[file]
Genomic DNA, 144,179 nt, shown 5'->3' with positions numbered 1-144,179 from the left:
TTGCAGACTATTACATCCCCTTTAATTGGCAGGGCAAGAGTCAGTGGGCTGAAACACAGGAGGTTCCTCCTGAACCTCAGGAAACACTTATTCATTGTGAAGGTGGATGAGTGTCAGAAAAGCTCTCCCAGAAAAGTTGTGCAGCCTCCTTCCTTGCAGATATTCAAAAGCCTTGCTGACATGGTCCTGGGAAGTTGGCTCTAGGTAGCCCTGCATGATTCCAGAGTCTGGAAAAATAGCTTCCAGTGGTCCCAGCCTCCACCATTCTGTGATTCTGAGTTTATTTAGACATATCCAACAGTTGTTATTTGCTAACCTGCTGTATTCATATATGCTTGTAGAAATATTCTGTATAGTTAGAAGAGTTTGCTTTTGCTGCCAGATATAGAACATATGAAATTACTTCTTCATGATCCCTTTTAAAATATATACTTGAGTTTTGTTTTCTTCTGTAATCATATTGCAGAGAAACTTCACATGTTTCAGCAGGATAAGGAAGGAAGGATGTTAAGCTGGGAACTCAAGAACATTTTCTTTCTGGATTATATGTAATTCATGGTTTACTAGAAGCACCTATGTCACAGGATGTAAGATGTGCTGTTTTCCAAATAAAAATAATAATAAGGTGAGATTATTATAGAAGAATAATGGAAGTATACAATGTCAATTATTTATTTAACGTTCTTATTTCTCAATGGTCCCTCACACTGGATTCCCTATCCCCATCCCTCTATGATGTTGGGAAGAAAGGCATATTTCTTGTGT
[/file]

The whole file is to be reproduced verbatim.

Genomic DNA, 144,179 nt, shown 5'->3' with positions numbered 1-144,179 from the left:
TTGCAGACTATTACATCCCCTTTAATTGGCAGGGCAAGAGTCAGTGGGCTGAAACACAGGAGGTTCCTCCTGAACCTCAGGAAACACTTATTCATTGTGAAGGTGGATGAGTGTCAGAAAAGCTCTCCCAGAAAAGTTGTGCAGCCTCCTTCCTTGCAGATATTCAAAAGCCTTGCTGACATGGTCCTGGGAAGTTGGCTCTAGGTAGCCCTGCATGATTCCAGAGTCTGGAAAAATAGCTTCCAGTGGTCCCAGCCTCCACCATTCTGTGATTCTGAGTTTATTTAGACATATCCAACAGTTGTTATTTGCTAACCTGCTGTATTCATATATGCTTGTAGAAATATTCTGTATAGTTAGAAGAGTTTGCTTTTGCTGCCAGATATAGAACATATGAAATTACTTCTTCATGATCCCTTTTAAAATATATACTTGAGTTTTGTTTTCTTCTGTAATCATATTGCAGAGAAACTTCACATGTTTCAGCAGGATAAGGAAGGAAGGATGTTAAGCTGGGAACTCAAGAACATTTTCTTTCTGGATTATATGTAATTCATGGTTTACTAGAAGCACCTATGTCACAGGATGTAAGATGTGCTGTTTTCCAAATAAAAATAATAATAAGGTGAGATTATTATAGAAGAATAATGGAAGTATACAATGTCAATTATTTATTTAACGTTCTTATTTCTCAATGGTCCCTCACACTGGATTCCCTATCCCCATCCCTCTATGATGTTGGGAAGAAAGGCATATTTCTTGTGT